Integrative Care is Promising Approach for Sickle Cell Youth


Up to 84% of younger patients note a positive experience with holistic therapeutic approaches to treating sickle cell-related pain.

Laila Mahmood, MD

Findings from a new sing-center study indicate that integrative approaches to sickle cell disease treatment may improve adolescent experiences with pain and lead to overall patient satisfaction.

“[Integrative health care] emphasizes a holistic, patient-focused approach to health care and wellness, often including mental, emotional, functional, spiritual, social, and community aspects, and treating the whole person rather than one organ system,” wrote the investigators.

Led by Laila Mahmood, MD, a team from the Sickle Cell Integrative Clinic at Children’s National Hospital, Washington, DC, evaluated 2-year patient experiences at their twice-monthly integrative clinic—which combined non-pharmacological interventions with standard of care management.

Responses to Integrative Treatment

The study included 31 patients attending the clinic. A majority (67.7%) were female, all patients were Black, and the mean age was 15 years (range, 11-22 years).

Most patients (74%) were on hydroxyurea, and 77% were taking short-term and/or long-acting opioids.

“Services offered during a comprehensive visit include hematology, psychology, and other integrative approaches such as healing touch, aromatherapy, acupuncture, and mindfulness,” noted Mahmood and colleagues.

Patient satisfaction was assessed in-clinic using the Treatment Evaluation Inventory-Short Form (TEI-SF) survey, with higher scores on a 5-point scale representing greater satisfaction with a treatment. 

Among the 31 patients who received integrative therapies, 25 completed the survey.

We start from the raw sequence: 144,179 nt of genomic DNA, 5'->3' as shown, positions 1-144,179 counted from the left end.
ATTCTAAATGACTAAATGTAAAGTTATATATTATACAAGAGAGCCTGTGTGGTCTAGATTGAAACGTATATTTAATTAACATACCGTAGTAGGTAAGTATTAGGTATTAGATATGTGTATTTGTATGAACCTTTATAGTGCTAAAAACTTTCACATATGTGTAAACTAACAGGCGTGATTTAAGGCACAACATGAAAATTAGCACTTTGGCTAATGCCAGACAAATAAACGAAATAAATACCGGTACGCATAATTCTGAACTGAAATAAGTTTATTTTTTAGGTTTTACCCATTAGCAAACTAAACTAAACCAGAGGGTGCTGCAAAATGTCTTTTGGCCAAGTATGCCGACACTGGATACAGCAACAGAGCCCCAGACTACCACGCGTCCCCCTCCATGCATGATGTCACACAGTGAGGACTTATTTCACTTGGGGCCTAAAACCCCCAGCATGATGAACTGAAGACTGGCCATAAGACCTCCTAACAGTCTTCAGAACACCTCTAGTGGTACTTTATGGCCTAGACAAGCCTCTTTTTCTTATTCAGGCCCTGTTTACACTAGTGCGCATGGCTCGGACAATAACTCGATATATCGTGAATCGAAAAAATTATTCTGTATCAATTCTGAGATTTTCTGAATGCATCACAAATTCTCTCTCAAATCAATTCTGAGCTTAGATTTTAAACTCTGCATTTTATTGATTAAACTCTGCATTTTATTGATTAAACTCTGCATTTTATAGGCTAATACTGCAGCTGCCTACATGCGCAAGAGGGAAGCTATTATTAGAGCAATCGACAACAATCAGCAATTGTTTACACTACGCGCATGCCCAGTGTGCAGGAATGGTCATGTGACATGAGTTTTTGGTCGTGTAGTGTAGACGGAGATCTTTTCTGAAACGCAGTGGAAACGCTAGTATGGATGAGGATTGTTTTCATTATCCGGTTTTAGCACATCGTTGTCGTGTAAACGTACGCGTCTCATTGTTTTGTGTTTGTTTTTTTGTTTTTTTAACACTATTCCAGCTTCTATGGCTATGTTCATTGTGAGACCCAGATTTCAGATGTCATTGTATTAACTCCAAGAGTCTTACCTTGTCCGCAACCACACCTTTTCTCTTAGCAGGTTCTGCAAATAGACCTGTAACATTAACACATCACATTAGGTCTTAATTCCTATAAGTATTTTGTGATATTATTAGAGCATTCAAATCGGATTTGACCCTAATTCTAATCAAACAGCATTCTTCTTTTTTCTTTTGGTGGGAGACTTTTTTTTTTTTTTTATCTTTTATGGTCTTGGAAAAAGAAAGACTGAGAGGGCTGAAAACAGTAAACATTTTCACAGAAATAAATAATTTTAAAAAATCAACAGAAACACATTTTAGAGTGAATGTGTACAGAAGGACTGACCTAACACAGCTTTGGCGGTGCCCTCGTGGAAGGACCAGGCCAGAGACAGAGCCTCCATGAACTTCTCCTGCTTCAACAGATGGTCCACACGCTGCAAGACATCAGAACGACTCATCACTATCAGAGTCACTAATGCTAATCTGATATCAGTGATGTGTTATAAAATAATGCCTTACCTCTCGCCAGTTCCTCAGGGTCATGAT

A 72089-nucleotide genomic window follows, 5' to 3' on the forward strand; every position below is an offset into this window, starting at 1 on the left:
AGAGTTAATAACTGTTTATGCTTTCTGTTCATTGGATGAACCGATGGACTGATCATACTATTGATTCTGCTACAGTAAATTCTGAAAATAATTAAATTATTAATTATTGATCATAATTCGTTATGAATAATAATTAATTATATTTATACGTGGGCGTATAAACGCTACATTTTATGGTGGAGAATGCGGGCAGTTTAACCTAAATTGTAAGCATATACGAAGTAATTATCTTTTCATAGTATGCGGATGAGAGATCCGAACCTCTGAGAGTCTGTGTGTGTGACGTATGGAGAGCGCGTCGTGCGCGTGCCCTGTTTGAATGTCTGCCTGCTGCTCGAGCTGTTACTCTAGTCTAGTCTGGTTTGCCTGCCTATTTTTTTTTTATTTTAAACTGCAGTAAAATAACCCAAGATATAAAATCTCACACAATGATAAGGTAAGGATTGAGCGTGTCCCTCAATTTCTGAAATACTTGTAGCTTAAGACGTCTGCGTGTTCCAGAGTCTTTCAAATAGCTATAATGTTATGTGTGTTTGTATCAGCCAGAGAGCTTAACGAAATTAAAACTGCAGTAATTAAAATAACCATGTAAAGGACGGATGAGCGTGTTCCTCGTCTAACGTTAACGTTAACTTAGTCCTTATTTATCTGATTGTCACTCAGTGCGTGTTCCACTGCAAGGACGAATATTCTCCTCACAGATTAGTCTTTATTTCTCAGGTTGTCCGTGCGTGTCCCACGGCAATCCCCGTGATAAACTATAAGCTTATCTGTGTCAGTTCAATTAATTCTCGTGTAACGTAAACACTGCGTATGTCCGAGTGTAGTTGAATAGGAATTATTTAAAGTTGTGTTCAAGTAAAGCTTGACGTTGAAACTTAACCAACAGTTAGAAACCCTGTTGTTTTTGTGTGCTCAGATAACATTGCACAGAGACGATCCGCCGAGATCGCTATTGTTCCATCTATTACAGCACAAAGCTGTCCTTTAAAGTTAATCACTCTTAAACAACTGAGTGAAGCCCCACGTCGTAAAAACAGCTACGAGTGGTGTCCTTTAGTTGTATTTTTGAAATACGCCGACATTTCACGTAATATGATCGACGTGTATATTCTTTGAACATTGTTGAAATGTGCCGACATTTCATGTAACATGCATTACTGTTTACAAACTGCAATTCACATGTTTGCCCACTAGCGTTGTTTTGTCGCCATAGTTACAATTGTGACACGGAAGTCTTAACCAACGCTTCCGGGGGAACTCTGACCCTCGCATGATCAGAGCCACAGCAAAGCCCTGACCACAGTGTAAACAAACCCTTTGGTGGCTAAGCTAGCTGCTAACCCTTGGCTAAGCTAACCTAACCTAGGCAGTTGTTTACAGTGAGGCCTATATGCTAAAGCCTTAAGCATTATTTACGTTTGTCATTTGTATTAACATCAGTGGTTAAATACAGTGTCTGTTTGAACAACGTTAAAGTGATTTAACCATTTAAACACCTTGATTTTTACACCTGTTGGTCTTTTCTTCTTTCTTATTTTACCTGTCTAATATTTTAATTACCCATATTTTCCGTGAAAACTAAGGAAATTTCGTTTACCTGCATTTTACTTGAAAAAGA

As such, a majority (72%) agreed that integrative treatment was an acceptable form of care for adolescent pain and pain related to sickle cell disease. 

As many as 64% believed these treatments will result in permanent improvement, and 84% reported having a positive experience with the therapies.

Nonetheless, despite believing this approach to be effective, more than 80% agreed that they should be offered following adolescent consent.

Further, 32% believed patients may experience discomfort during these treatments.

Perspectives and Challenges

The investigators noted that current challenges to implementing this integrative approach may include lack of insurance coverage, limited availability of resources and providers, and lack of funding and compensation of providers.

In terms of their studies, they recognized that the positive feedback may be indicative of individual preferences and bias towards this type of treatment.

They also noted a need to expand evidence-based research and patient populations to more accurately and comprehensively determine the effectiveness of these therapies. Doing so can help physicians further coordinate the use of appropriate therapies with more conservative and traditional methods so as to optimize patient outcomes.

“We would like to note that while integrative therapies may be beneficial in treating many symptoms, they also need to be used with caution,” Mahmood and team indicated.

They noted concerns that patients may desire to use alternative therapies over standard of care medical therapies, which could lead to adverse outcomes.

“Our experience suggests that encouraging conversations and offering certain safe integrative therapies alongside conventional sickle cell disease therapies allows patients to have an open discussion about their beliefs and treatment goals,” they concluded.

The study, “Integrative Holistic Approaches for Children, Adolescents, and Young Adults with Sickle Cell Disease: A Single Center Experience,” was published online in Contemporary Therapies in Medicine.

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